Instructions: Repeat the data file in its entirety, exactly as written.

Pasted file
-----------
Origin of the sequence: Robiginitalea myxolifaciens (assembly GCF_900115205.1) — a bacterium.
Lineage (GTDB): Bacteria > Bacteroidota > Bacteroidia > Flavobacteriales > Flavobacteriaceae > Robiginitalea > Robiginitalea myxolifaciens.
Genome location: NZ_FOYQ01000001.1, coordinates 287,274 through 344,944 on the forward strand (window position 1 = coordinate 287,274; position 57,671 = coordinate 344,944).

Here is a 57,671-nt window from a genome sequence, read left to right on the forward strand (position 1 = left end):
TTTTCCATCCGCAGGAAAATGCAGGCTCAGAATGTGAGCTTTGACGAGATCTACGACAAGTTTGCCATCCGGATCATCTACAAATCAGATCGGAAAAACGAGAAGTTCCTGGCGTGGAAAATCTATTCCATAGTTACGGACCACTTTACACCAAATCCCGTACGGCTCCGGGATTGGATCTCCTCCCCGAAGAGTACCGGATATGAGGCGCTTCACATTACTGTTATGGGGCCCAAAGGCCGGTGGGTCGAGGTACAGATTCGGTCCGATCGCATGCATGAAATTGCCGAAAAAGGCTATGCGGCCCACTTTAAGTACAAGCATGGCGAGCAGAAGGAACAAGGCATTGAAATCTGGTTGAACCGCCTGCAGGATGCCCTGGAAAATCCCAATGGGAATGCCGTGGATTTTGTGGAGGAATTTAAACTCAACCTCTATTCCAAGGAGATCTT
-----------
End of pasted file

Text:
Origin of the sequence: Robiginitalea myxolifaciens (assembly GCF_900115205.1) — a bacterium.
Lineage (GTDB): Bacteria > Bacteroidota > Bacteroidia > Flavobacteriales > Flavobacteriaceae > Robiginitalea > Robiginitalea myxolifaciens.
Genome location: NZ_FOYQ01000001.1, coordinates 287,274 through 344,944 on the forward strand (window position 1 = coordinate 287,274; position 57,671 = coordinate 344,944).

Here is a 57,671-nt window from a genome sequence, read left to right on the forward strand (position 1 = left end):
TTTTCCATCCGCAGGAAAATGCAGGCTCAGAATGTGAGCTTTGACGAGATCTACGACAAGTTTGCCATCCGGATCATCTACAAATCAGATCGGAAAAACGAGAAGTTCCTGGCGTGGAAAATCTATTCCATAGTTACGGACCACTTTACACCAAATCCCGTACGGCTCCGGGATTGGATCTCCTCCCCGAAGAGTACCGGATATGAGGCGCTTCACATTACTGTTATGGGGCCCAAAGGCCGGTGGGTCGAGGTACAGATTCGGTCCGATCGCATGCATGAAATTGCCGAAAAAGGCTATGCGGCCCACTTTAAGTACAAGCATGGCGAGCAGAAGGAACAAGGCATTGAAATCTGGTTGAACCGCCTGCAGGATGCCCTGGAAAATCCCAATGGGAATGCCGTGGATTTTGTGGAGGAATTTAAACTCAACCTCTATTCCAAGGAGATCTT